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On Fri, 2002-05-10 at 07:09, Richard Tobin wrote:
> >I'm asking today for a fully-instantiated PSVI, one that gives
> >programmers immediate access to the typed data the PSVI promises
> In fact, the PSVI doesn't provide "immediate access" to typed data.
> There's no property that gives you the typed value of an element or
> attribute. All you get is the [schema normalized value] - which is a
> string - and the type. It would be natural for a PSVI implementation
> to provide the typed value (eg as a Java object of a suitable class),
> but the PSVI itself doesn't address that.
Technically speaking, and limited explicitly to present specifications,
Richard is completely correct.
On the larger landscape of the rhetoric with which schemas and typing
have been sold, particularly the usage which such things are finding in
the Web Services world, Richard is far too modest.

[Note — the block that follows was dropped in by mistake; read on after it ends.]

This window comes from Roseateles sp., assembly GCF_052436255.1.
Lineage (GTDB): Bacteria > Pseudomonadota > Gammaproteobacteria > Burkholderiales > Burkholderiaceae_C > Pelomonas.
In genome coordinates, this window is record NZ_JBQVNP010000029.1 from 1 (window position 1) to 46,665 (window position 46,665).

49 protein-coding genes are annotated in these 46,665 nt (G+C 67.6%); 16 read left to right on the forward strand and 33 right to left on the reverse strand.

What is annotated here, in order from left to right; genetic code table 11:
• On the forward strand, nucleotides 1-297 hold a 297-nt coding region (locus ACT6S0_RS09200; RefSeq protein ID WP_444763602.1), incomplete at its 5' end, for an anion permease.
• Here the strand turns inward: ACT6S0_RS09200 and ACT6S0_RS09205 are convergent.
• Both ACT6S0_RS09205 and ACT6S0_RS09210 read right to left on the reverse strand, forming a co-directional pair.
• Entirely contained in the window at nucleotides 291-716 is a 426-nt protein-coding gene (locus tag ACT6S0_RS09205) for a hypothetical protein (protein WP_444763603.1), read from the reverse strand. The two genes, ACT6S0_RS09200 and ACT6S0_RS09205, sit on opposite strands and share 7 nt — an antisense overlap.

The PSVI does a wonderful job of simultaneously highlighting that we
know a lot about the information we're presenting, and that we've (so
far) done very little to use that information to improve our
representation of that information.
Current PSVI representations are either enormous gouts of XML or
do-it-yourself kits with schemas and documents rather separate. (The
SOAP people have used xsi:type all over in some documents to create
something of an exception that perhaps demonstrates how useful a direct
PSVI representation might be.) Current PSVI APIs - well, we could use
one of those too.
While XML _can_ be used to represent the PSVI, I think it's growing
clearer and clearer that the PSVI could use a firmer base which
explicitly supports and takes advantage of the information in the PSVI.
Ring around the content, a pocket full of brackets
Errors, errors, all fall down!